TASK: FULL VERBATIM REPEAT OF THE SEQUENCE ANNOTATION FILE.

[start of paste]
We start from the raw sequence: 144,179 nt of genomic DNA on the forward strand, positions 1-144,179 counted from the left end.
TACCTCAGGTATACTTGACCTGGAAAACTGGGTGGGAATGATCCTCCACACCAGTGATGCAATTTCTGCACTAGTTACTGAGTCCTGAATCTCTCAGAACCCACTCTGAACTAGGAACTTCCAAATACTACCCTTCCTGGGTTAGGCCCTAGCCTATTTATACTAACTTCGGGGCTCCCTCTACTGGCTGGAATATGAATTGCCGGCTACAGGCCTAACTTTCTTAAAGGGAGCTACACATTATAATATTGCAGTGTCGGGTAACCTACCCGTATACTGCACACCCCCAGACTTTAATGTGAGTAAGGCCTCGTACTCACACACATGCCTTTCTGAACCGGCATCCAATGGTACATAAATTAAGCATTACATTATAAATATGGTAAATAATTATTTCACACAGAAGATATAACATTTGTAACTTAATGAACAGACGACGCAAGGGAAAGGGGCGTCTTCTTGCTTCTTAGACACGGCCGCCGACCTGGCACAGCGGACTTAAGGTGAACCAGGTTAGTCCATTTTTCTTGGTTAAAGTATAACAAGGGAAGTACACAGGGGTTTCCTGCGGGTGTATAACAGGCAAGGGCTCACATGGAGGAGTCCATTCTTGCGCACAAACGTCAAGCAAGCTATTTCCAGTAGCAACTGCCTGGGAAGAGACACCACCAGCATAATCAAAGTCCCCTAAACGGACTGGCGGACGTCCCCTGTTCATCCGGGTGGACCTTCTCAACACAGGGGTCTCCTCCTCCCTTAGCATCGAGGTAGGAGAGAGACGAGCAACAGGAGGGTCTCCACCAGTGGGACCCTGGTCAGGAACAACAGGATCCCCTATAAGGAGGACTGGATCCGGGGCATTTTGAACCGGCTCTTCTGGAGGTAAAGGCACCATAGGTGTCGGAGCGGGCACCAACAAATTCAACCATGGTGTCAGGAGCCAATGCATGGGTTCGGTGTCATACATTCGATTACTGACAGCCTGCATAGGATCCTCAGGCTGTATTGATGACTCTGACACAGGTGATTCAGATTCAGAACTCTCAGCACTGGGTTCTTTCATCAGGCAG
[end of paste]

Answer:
We start from the raw sequence: 144,179 nt of genomic DNA on the forward strand, positions 1-144,179 counted from the left end.
TACCTCAGGTATACTTGACCTGGAAAACTGGGTGGGAATGATCCTCCACACCAGTGATGCAATTTCTGCACTAGTTACTGAGTCCTGAATCTCTCAGAACCCACTCTGAACTAGGAACTTCCAAATACTACCCTTCCTGGGTTAGGCCCTAGCCTATTTATACTAACTTCGGGGCTCCCTCTACTGGCTGGAATATGAATTGCCGGCTACAGGCCTAACTTTCTTAAAGGGAGCTACACATTATAATATTGCAGTGTCGGGTAACCTACCCGTATACTGCACACCCCCAGACTTTAATGTGAGTAAGGCCTCGTACTCACACACATGCCTTTCTGAACCGGCATCCAATGGTACATAAATTAAGCATTACATTATAAATATGGTAAATAATTATTTCACACAGAAGATATAACATTTGTAACTTAATGAACAGACGACGCAAGGGAAAGGGGCGTCTTCTTGCTTCTTAGACACGGCCGCCGACCTGGCACAGCGGACTTAAGGTGAACCAGGTTAGTCCATTTTTCTTGGTTAAAGTATAACAAGGGAAGTACACAGGGGTTTCCTGCGGGTGTATAACAGGCAAGGGCTCACATGGAGGAGTCCATTCTTGCGCACAAACGTCAAGCAAGCTATTTCCAGTAGCAACTGCCTGGGAAGAGACACCACCAGCATAATCAAAGTCCCCTAAACGGACTGGCGGACGTCCCCTGTTCATCCGGGTGGACCTTCTCAACACAGGGGTCTCCTCCTCCCTTAGCATCGAGGTAGGAGAGAGACGAGCAACAGGAGGGTCTCCACCAGTGGGACCCTGGTCAGGAACAACAGGATCCCCTATAAGGAGGACTGGATCCGGGGCATTTTGAACCGGCTCTTCTGGAGGTAAAGGCACCATAGGTGTCGGAGCGGGCACCAACAAATTCAACCATGGTGTCAGGAGCCAATGCATGGGTTCGGTGTCATACATTCGATTACTGACAGCCTGCATAGGATCCTCAGGCTGTATTGATGACTCTGACACAGGTGATTCAGATTCAGAACTCTCAGCACTGGGTTCTTTCATCAGGCAG